The number of people engaged in the “gig” or sharing economy has been growing, according to several reports. There are tax consequences for the people who perform these jobs, which include providing car rides, delivering food, walking dogs and providing other services.
Bottom line: If you receive income from freelancing or from one of the online platforms offering goods and services, it’s generally taxable.
That’s true even if the income comes from a side job and even if you don’t receive an income statement reporting the amount of money you made.
Your Rudler, PSC advisors are here to help you navigate the tax effects of working in the gig economy.
Basics for gig workers
The IRS considers gig workers as those who are independent contractors and conduct their jobs through online platforms. Examples include Uber, Lyft, Airbnb and DoorDash.
Unlike traditional employees, independent contractors don’t receive benefits associated with employment or employer-sponsored health insurance. They also aren’t covered by the minimum wage or other protections of federal laws and they aren’t part of states’ unemployment insurance systems. In addition, they are on their own when it comes to retirement savings and tax obligations from the gig income.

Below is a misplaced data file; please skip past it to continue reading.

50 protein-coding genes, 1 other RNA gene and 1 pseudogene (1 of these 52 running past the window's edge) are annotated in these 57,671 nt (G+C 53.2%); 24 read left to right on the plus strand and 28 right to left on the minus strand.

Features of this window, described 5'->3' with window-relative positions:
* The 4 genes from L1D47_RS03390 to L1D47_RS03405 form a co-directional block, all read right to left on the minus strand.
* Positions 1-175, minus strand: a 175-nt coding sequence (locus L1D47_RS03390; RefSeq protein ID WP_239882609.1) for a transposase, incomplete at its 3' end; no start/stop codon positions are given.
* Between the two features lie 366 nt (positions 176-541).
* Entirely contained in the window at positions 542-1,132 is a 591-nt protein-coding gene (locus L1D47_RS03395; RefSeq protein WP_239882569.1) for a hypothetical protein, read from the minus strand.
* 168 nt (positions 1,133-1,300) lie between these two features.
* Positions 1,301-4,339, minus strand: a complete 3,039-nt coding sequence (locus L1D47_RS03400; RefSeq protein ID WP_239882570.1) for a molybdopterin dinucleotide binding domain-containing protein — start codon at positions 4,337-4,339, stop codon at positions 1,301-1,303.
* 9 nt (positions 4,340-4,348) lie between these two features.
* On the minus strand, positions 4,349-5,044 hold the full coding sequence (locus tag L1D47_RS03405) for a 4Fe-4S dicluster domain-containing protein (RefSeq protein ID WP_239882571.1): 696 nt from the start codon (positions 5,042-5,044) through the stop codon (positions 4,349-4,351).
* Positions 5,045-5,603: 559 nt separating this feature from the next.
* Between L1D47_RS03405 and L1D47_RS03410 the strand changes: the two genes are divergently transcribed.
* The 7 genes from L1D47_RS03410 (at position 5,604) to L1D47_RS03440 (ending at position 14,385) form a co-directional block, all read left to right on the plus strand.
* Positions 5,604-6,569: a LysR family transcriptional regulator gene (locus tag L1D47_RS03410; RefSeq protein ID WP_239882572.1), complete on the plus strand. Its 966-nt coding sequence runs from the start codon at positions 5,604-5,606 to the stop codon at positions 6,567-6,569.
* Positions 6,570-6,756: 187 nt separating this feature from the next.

Pay taxes throughout the year
If you are part of the gig or sharing economy, here are some tax considerations:
- You may need to make quarterly estimated tax payments because your income isn’t subject to withholding. These payments are generally due on April 15, June 15, September 15 and January 15 of the following year. (If a due date falls on a Saturday or Sunday, the due date becomes the next business day.)
- You should receive a Form 1099-NEC, Nonemployee Compensation, a Form 1099-K or other income statement from the online platform.
- Some or all of your business expenses may be deductible on your tax return, subject to the normal tax limitations and rules. For example, if you provide rides with your own car, you may be able to deduct depreciation for wear and tear and deterioration of the vehicle. Be aware that if you rent a room in your main home or vacation home, the rules for deducting expenses can be complex.
It’s important to keep good records tracking income and expenses in case you are audited by the IRS or state tax authorities. Ideally, these records would be contemporaneous maintained.
If you are a gig worker, contact your Rudler, PSC advisor at 859-331-1717 to discuss your tax implications . You do not want to get an unwanted surprise when you file your tax return.
RUDLER, PSC CPAs and Business Advisors
This week's Rudler Review is presented by Evan Kandra, Staff Accountant and Audrey Goetz, CPA, CVA.
If you would like to discuss your particular situation, contact Evan or Audrey at 859-331-1717.
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